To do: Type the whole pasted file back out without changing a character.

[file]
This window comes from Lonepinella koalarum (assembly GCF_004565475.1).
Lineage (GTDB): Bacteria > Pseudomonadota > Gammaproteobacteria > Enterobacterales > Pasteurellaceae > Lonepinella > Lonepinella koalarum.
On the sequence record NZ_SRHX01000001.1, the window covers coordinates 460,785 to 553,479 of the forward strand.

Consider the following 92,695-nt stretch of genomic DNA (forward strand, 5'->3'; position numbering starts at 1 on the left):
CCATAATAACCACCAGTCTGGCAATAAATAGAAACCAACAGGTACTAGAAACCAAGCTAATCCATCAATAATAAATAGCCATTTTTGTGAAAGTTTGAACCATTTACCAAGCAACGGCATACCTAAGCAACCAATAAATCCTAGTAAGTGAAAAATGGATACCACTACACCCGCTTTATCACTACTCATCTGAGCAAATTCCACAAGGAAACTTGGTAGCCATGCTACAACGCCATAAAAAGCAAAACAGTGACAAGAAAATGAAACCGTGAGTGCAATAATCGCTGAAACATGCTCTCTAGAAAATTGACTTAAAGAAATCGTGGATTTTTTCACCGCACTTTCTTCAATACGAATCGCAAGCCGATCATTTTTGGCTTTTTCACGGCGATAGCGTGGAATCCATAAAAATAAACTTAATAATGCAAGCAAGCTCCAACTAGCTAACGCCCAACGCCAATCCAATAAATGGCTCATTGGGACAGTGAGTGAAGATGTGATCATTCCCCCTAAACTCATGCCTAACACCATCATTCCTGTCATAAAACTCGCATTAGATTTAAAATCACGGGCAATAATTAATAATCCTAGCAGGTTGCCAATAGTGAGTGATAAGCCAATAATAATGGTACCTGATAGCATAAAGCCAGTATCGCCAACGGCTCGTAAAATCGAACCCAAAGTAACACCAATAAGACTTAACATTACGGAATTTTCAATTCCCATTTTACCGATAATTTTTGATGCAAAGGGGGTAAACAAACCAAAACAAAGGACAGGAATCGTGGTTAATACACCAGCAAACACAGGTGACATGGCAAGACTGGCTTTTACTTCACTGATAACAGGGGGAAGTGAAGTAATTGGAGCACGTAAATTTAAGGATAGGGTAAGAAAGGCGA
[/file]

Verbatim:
This window comes from Lonepinella koalarum (assembly GCF_004565475.1).
Lineage (GTDB): Bacteria > Pseudomonadota > Gammaproteobacteria > Enterobacterales > Pasteurellaceae > Lonepinella > Lonepinella koalarum.
On the sequence record NZ_SRHX01000001.1, the window covers coordinates 460,785 to 553,479 of the forward strand.

Consider the following 92,695-nt stretch of genomic DNA (forward strand, 5'->3'; position numbering starts at 1 on the left):
CCATAATAACCACCAGTCTGGCAATAAATAGAAACCAACAGGTACTAGAAACCAAGCTAATCCATCAATAATAAATAGCCATTTTTGTGAAAGTTTGAACCATTTACCAAGCAACGGCATACCTAAGCAACCAATAAATCCTAGTAAGTGAAAAATGGATACCACTACACCCGCTTTATCACTACTCATCTGAGCAAATTCCACAAGGAAACTTGGTAGCCATGCTACAACGCCATAAAAAGCAAAACAGTGACAAGAAAATGAAACCGTGAGTGCAATAATCGCTGAAACATGCTCTCTAGAAAATTGACTTAAAGAAATCGTGGATTTTTTCACCGCACTTTCTTCAATACGAATCGCAAGCCGATCATTTTTGGCTTTTTCACGGCGATAGCGTGGAATCCATAAAAATAAACTTAATAATGCAAGCAAGCTCCAACTAGCTAACGCCCAACGCCAATCCAATAAATGGCTCATTGGGACAGTGAGTGAAGATGTGATCATTCCCCCTAAACTCATGCCTAACACCATCATTCCTGTCATAAAACTCGCATTAGATTTAAAATCACGGGCAATAATTAATAATCCTAGCAGGTTGCCAATAGTGAGTGATAAGCCAATAATAATGGTACCTGATAGCATAAAGCCAGTATCGCCAACGGCTCGTAAAATCGAACCCAAAGTAACACCAATAAGACTTAACATTACGGAATTTTCAATTCCCATTTTACCGATAATTTTTGATGCAAAGGGGGTAAACAAACCAAAACAAAGGACAGGAATCGTGGTTAATACACCAGCAAACACAGGTGACATGGCAAGACTGGCTTTTACTTCACTGATAACAGGGGGAAGTGAAGTAATTGGAGCACGTAAATTTAAGGATAGGGTAAGAAAGGCGA